Boxing: Ward v. Kovalev




No words uttered at the center, only a cold stare between the two light heavyweights. Both fighters are in search of one thing, fulfillment. The questions from the pairs first match continued to hang in the air like a heavy dew. Although some may find that a few answers still linger, on the night of June sixth, in the glowing oasis of the Nevada desert, several were finally laid to rest.

All things said it was Ward who left the resort at Mandalay Bay, the victor. Although behind on the cards for the majority of the night, Ward utilized precision as his dedicated tool. Like a stone-smiths slow chipping of a great rock before him, Ward remained measured, seeking only to prove that he, and not his counterpart, was the better fighter.

In the third, a series of exchanges made for confusing scoring as each fighter returned punches successfully making a statement to either that neither was going down with out a fight. It may look simple but the counter measures, with all their fury, were yet another continuance of the two fighters disdain for each other. Kovalev, more typically focused on power, came out with controlled bursts and calculated jabs. The more Ward would attempt to create an opening, Kovalev snapped back quickly showing his prowess as a precision fighter.

By the fourth, the tides started to turn with Ward returning to his pedal-stool of quick jabs and slow chipping. It was through all this that Kovalev began to crumble. The slow chipping of Wards right and left made for slow yet efficient work and as the fifth came round, The Krusher soon did waiver. His massive frame began to lumber as Ward sent shot after shot to Kovalev’s body.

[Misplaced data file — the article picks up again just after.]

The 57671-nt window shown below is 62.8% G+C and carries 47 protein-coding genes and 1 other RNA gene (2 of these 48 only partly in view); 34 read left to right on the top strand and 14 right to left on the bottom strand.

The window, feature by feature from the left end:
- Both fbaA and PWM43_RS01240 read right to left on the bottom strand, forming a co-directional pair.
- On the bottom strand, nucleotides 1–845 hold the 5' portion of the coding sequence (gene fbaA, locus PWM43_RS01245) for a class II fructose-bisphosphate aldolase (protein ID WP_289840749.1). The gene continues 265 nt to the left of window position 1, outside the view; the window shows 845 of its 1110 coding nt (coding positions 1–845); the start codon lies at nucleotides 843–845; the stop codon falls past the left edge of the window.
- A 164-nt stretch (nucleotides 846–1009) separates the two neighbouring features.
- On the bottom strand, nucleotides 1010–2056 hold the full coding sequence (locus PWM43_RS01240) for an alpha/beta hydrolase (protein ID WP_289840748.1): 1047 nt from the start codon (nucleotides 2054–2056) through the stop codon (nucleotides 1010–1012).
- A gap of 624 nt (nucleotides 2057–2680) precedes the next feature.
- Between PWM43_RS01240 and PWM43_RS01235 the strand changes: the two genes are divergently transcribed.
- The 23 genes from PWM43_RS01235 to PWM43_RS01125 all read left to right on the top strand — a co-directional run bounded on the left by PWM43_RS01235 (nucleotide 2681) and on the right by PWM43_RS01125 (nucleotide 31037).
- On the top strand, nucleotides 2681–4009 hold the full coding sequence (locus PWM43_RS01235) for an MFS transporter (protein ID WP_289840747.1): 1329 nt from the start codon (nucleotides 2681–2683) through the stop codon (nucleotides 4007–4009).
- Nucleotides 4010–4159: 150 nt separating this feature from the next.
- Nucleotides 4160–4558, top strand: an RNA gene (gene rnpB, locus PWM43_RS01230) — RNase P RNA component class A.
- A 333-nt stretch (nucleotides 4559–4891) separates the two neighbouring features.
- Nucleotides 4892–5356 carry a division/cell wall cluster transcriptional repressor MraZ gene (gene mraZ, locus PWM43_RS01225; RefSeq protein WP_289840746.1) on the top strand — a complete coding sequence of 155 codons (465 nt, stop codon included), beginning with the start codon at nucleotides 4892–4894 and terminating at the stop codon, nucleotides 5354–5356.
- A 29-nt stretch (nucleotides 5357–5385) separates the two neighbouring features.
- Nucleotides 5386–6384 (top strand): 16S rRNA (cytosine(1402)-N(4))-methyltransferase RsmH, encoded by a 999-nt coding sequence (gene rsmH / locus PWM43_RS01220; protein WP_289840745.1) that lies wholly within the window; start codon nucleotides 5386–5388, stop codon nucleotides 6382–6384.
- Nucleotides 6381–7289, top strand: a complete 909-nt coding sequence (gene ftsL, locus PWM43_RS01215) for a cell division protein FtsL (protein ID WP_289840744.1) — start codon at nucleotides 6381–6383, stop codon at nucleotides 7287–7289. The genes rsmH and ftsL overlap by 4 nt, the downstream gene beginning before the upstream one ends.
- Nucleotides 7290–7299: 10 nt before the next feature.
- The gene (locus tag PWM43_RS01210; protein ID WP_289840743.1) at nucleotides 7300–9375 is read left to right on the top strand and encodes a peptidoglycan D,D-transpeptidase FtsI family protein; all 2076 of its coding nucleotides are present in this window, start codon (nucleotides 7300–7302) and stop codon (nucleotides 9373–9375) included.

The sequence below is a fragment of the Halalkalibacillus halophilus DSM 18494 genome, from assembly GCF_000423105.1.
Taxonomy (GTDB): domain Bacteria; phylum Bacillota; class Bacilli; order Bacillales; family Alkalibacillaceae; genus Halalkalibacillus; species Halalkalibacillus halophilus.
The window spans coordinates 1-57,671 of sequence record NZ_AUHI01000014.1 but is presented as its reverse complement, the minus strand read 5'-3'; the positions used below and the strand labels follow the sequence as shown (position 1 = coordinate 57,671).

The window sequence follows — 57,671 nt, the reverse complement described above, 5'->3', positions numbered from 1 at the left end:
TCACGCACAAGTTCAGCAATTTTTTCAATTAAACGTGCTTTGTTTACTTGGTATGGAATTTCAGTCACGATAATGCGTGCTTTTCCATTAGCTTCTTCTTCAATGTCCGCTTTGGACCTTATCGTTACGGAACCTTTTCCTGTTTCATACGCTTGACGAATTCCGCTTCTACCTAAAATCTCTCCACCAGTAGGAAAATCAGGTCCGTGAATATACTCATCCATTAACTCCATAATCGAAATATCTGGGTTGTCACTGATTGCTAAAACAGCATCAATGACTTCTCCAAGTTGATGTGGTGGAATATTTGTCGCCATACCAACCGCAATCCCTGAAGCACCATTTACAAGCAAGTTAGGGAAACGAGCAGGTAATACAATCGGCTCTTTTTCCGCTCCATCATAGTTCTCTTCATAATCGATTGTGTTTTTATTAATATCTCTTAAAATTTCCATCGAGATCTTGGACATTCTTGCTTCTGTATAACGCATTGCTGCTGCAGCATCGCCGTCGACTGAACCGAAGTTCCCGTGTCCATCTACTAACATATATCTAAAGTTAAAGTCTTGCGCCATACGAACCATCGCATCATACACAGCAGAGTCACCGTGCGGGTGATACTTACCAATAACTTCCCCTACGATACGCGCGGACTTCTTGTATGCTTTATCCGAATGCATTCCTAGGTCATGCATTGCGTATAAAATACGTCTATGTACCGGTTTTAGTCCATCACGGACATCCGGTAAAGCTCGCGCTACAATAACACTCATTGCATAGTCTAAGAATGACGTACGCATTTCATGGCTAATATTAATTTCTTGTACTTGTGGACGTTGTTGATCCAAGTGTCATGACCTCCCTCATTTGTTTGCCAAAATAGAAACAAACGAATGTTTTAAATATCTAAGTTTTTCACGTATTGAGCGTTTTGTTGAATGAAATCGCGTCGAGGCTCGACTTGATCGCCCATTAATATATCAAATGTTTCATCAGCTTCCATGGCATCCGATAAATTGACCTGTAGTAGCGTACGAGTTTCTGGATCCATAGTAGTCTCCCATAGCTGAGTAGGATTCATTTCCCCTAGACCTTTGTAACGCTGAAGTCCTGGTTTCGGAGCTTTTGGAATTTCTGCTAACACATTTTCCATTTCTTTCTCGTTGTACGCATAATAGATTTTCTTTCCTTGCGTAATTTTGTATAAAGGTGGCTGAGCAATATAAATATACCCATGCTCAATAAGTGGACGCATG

Despite all this, the cards favored Kovalev forty-nine to wards forty-six. His ability to return each of Ward’s attacks presented a different fight to those scoring. To the judges, it first looked as if Kovalev and not Ward was the one focused on out-classing his opponent. Odd, I’m sure, to those who are more familiar style. A style more centered around beating his opponent to a pulp. And, at the turn of the sixth, it would appear that Kovalev’s busier boxing would grant him victory in the end.

This, however, was not to be the case, for by the eighth Kovalev was done. In the end, the second battle between Andre Ward and Sergey Kovalev was one of attrition. It was conditioning that ultimately defeated Kovalev, as he continued to slow more with each passing round. Having thrown almost double the number of punches than Ward, Kovalev appeared incredibly winded by the fights final leg. Ward, seeing great opportunity in his opponent’s faults, only continued to give The Krusher combo after combo, with each punch hitting its correct mark in a ruthless assemblage of shots to the body.

In the final forty seconds of round eight, Ward had found his victory, leaving Kovalev to his corner shaking his head in disappointment. For many, including Kovalev, it would appear that the call from veteran referee Tony Weeks was early. After the final bell, The Krusher, it seemed, still had a significant amount of fight left in him. Despite losing by technical knockout, Sergey Kovalev looked disappointed, only leaving us to assume that he would be seeking yet another shot at Ward in the near future.

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